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Dressing up your Wares: Increasing Protection to Trade Dress in India

Issued: February 01 2013

Trade dress, which was once understood to mean labels, wrappers and containers of a product, is now a term that encompasses all elements which create an image or appearance of a product. The fact that consumers are increasingly identifying products from their appearance, design, shape and such other features cannot be ignored. Just as in the rest of the world, courts in India have taken note of this fact, and the distinction between trademark and trade dress is gradually blurring.


Although the term trade dress is not defined under the Trade Marks Act, 1999, the definition of a trademark broadly includes certain elements qualifying as trade dress such as shape of goods, packaging and combination of colors. In most cases, trade dress is afforded protection when it acts as a source identifier. In comparing trade dresses, generally the composite image of the plaintiff’s product is compared with that of the defendant notwithstanding the differences in brand names of the two products.


Two such cases have come up for adjudication before the Bombay High Court wherein the Court, by interim and ad-interim orders, has restrained the use of identical or similarly shaped goods. In the case of Gorbatschow Wodka v. John Distilleries, the Plaintiff, Gorbatschow Wodka, filed a quia timet action before the Bombay High Court alleging that the Defendant had infringed their intellectual property rights by adopting a deceptive variation of the shape of the Plaintiff’s vodka bottles.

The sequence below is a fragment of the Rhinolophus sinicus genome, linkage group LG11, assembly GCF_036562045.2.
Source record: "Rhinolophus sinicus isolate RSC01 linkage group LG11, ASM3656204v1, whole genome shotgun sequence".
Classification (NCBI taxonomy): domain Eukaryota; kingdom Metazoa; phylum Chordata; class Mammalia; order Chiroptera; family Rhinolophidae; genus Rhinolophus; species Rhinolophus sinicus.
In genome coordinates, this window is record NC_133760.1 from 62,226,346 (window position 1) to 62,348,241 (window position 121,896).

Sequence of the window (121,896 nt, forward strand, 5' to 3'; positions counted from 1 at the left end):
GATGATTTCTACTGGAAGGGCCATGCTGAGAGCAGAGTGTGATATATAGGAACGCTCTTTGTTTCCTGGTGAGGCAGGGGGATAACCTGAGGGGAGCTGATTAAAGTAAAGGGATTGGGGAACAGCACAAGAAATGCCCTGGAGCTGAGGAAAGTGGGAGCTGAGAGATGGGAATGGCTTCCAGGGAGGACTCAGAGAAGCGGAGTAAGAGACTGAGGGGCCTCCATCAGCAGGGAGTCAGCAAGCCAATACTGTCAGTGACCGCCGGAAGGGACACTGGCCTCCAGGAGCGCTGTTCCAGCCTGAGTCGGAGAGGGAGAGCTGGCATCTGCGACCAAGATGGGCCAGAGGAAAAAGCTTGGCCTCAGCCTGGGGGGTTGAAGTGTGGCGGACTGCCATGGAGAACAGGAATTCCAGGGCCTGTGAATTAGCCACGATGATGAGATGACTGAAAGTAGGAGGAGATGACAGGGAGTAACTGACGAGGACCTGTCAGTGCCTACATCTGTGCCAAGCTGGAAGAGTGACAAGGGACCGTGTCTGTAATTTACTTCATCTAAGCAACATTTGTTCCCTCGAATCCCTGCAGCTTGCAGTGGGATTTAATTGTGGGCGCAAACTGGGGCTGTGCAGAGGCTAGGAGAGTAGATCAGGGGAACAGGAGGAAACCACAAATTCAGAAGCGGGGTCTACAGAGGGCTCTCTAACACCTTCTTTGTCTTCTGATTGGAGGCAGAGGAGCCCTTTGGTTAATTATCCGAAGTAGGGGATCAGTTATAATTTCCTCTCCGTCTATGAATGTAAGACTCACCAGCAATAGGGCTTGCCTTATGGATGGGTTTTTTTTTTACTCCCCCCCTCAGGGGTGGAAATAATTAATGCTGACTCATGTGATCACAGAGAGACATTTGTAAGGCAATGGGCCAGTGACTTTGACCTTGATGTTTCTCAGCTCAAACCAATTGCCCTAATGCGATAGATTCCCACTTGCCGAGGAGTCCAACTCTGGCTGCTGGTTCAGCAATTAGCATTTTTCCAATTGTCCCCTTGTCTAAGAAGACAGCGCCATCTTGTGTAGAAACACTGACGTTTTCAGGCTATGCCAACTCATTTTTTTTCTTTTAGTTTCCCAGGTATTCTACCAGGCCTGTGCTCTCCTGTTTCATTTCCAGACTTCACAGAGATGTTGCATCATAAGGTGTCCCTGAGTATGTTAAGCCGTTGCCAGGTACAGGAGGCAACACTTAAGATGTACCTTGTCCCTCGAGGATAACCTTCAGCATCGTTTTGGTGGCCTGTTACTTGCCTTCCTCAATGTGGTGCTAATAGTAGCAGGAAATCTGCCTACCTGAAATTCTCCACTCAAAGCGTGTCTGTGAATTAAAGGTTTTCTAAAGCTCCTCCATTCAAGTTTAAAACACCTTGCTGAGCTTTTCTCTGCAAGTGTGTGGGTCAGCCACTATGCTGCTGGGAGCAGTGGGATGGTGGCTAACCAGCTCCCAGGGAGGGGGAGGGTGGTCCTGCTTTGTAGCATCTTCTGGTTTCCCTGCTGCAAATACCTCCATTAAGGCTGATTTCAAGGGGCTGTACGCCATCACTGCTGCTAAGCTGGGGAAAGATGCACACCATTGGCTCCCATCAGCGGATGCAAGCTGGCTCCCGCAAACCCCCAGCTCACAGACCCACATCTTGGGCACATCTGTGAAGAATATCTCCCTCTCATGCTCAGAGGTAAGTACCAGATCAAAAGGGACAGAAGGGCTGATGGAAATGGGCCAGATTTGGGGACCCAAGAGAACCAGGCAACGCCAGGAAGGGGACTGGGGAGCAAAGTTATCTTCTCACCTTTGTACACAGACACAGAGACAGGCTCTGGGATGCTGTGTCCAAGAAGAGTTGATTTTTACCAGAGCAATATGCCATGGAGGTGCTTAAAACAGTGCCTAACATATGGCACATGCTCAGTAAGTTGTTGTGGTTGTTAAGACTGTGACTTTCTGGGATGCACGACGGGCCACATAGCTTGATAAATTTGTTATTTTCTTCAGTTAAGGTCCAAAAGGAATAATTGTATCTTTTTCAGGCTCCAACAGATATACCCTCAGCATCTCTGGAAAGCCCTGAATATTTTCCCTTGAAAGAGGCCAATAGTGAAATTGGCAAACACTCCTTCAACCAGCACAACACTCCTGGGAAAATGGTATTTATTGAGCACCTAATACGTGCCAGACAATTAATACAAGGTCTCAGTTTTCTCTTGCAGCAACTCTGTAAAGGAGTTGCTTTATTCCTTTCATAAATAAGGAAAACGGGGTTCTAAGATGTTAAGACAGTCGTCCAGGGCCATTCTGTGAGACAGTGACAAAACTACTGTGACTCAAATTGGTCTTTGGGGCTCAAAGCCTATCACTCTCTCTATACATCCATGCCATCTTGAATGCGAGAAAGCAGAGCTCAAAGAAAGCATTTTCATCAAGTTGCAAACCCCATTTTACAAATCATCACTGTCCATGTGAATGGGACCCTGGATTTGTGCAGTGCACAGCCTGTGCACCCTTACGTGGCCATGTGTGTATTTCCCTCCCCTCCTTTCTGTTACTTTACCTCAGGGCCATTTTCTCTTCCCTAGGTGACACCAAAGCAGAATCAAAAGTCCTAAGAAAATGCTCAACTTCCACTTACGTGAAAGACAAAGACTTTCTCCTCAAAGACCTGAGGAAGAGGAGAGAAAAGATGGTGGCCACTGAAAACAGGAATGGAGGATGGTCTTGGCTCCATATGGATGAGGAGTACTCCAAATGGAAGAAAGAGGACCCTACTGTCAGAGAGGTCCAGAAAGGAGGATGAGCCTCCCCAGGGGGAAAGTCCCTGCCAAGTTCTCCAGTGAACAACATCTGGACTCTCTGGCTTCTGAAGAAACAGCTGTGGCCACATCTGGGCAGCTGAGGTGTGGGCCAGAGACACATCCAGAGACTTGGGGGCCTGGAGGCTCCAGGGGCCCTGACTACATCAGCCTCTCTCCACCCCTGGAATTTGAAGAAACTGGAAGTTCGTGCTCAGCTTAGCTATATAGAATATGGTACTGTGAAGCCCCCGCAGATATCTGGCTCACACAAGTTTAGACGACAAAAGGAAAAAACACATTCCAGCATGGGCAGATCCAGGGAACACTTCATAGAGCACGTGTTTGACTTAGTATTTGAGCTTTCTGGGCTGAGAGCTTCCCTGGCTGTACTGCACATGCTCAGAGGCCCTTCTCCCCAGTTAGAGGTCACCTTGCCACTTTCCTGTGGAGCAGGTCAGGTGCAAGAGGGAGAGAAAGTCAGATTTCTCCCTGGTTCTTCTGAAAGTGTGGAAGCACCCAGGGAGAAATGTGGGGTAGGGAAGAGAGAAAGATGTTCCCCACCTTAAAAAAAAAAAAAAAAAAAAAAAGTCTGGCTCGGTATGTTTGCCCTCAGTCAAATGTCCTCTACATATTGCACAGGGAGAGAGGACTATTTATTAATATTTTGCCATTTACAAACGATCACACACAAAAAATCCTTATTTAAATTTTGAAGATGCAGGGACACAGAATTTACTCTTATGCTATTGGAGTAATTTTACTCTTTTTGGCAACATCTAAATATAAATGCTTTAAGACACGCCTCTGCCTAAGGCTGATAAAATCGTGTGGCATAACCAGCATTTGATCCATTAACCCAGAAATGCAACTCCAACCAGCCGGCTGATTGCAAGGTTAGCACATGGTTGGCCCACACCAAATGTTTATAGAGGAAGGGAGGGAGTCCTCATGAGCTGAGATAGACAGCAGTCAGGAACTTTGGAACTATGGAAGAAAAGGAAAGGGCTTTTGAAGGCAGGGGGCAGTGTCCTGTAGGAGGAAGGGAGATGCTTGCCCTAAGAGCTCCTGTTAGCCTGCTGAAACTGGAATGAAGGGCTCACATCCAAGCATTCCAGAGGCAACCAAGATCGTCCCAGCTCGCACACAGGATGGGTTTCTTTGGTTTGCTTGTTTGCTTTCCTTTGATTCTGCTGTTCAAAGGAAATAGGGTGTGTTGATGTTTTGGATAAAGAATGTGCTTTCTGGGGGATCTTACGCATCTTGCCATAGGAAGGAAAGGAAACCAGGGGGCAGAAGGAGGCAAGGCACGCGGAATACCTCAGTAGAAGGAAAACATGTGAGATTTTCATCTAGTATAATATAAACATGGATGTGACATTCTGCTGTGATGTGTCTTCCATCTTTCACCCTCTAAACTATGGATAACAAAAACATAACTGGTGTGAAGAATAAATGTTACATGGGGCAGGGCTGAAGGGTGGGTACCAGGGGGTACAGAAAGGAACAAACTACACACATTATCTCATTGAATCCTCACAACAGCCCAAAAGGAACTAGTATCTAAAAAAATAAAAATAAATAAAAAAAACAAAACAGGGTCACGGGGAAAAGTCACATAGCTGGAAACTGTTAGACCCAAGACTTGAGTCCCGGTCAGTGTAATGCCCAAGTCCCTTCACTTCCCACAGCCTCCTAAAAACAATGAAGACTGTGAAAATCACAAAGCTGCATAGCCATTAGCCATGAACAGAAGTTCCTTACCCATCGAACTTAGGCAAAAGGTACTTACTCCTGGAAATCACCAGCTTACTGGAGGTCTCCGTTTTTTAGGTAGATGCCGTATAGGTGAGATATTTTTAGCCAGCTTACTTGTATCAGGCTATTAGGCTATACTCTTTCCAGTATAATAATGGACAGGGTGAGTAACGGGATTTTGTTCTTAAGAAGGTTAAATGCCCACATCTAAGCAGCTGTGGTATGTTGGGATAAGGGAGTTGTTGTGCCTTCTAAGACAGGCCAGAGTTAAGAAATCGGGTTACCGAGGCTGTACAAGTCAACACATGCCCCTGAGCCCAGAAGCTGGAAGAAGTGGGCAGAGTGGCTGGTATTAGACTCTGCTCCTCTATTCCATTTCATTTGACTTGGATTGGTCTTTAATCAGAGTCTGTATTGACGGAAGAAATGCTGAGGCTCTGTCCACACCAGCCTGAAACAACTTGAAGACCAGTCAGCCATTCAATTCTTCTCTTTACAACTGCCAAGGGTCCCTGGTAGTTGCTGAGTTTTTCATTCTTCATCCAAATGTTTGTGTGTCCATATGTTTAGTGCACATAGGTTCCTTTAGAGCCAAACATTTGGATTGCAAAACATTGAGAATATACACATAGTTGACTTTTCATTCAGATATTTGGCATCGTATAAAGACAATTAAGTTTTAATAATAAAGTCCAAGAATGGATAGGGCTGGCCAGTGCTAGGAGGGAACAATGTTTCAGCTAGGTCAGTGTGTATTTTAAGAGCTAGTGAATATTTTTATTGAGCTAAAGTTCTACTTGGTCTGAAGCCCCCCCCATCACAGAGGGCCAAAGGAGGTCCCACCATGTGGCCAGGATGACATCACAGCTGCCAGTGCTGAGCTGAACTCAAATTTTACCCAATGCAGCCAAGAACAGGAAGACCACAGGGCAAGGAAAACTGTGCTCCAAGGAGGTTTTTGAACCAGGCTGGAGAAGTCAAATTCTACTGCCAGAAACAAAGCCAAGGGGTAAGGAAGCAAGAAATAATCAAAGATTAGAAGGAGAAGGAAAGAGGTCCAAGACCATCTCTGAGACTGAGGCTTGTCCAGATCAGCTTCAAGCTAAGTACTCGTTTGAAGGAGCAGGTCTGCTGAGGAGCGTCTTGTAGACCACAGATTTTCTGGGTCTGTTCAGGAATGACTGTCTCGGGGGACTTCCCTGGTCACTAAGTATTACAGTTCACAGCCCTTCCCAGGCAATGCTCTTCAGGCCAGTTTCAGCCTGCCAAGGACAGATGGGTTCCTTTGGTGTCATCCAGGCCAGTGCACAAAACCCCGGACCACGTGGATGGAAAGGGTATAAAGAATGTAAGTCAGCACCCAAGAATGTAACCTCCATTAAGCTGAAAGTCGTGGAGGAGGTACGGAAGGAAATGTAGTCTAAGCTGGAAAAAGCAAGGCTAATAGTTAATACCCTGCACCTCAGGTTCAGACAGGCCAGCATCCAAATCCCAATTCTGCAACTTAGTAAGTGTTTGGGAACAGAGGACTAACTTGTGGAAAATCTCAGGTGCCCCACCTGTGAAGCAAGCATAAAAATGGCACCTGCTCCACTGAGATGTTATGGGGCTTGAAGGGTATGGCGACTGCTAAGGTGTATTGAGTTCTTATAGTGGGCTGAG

The Plaintiff asserted that the shape of its vodka bottle was distinctive, formed a part of the trade dress and had an established reputation in India. It was alleged by the Plaintiff that the Defendant’s act of imitating the shape of their bottle resulted in dilution of their goodwill and reputation, dilution of the distinctive shape, passing off, unfair competition and a mushrooming effect. The essential feature of the shape of the Plaintiff’s bottle was a bulbous dome which imparted uniqueness and novelty to the shape of the bottle. The Defendant had adopted a shape which relied principally on the same bulbous structure. The Defendant, on the other hand, contended that it owned a design registration under the Designs Act, 2000 for its bottle. It was further argued by the Defendant that their bottles were sold under the mark ‘Salute’ which was different from that of the Plaintiff and that the Defendant’s product bore a differently colored, distinctive label which could never be confused by the general public with the bottles of the Plaintiff. Furthermore, the Defendant claimed that the target consumer of the subject products were highly educated, rich and discerning and that the test of passing off would not apply since the consumers in the case were not of average intelligence or imperfect recollection and there was no scope for confusion or deception.